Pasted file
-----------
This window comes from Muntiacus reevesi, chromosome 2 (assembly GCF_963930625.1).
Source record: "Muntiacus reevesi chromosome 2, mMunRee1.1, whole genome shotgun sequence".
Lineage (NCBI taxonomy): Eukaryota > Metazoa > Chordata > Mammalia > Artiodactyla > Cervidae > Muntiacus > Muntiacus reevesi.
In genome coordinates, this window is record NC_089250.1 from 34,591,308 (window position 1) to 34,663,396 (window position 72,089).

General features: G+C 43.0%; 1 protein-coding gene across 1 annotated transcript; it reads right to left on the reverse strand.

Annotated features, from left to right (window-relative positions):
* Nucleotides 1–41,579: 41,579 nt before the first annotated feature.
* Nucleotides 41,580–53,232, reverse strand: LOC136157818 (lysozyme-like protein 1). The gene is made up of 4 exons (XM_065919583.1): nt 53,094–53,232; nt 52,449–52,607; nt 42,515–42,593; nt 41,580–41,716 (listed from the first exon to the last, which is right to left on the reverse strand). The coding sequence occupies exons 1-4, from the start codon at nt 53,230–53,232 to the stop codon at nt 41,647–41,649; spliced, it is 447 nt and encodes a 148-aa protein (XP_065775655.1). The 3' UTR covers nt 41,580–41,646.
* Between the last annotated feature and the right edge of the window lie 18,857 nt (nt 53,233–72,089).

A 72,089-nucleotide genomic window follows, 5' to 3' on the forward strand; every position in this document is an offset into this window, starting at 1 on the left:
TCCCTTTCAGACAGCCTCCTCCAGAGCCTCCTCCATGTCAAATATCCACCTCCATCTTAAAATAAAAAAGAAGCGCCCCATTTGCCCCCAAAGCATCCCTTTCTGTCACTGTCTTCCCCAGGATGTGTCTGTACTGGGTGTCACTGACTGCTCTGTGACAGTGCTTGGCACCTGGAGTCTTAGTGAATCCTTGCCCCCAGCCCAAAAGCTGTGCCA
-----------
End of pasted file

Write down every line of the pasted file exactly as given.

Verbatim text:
This window comes from Muntiacus reevesi, chromosome 2 (assembly GCF_963930625.1).
Source record: "Muntiacus reevesi chromosome 2, mMunRee1.1, whole genome shotgun sequence".
Lineage (NCBI taxonomy): Eukaryota > Metazoa > Chordata > Mammalia > Artiodactyla > Cervidae > Muntiacus > Muntiacus reevesi.
In genome coordinates, this window is record NC_089250.1 from 34,591,308 (window position 1) to 34,663,396 (window position 72,089).

General features: G+C 43.0%; 1 protein-coding gene across 1 annotated transcript; it reads right to left on the reverse strand.

Annotated features, from left to right (window-relative positions):
* Nucleotides 1–41,579: 41,579 nt before the first annotated feature.
* Nucleotides 41,580–53,232, reverse strand: LOC136157818 (lysozyme-like protein 1). The gene is made up of 4 exons (XM_065919583.1): nt 53,094–53,232; nt 52,449–52,607; nt 42,515–42,593; nt 41,580–41,716 (listed from the first exon to the last, which is right to left on the reverse strand). The coding sequence occupies exons 1-4, from the start codon at nt 53,230–53,232 to the stop codon at nt 41,647–41,649; spliced, it is 447 nt and encodes a 148-aa protein (XP_065775655.1). The 3' UTR covers nt 41,580–41,646.
* Between the last annotated feature and the right edge of the window lie 18,857 nt (nt 53,233–72,089).

A 72,089-nucleotide genomic window follows, 5' to 3' on the forward strand; every position in this document is an offset into this window, starting at 1 on the left:
TCCCTTTCAGACAGCCTCCTCCAGAGCCTCCTCCATGTCAAATATCCACCTCCATCTTAAAATAAAAAAGAAGCGCCCCATTTGCCCCCAAAGCATCCCTTTCTGTCACTGTCTTCCCCAGGATGTGTCTGTACTGGGTGTCACTGACTGCTCTGTGACAGTGCTTGGCACCTGGAGTCTTAGTGAATCCTTGCCCCCAGCCCAAAAGCTGTGCCA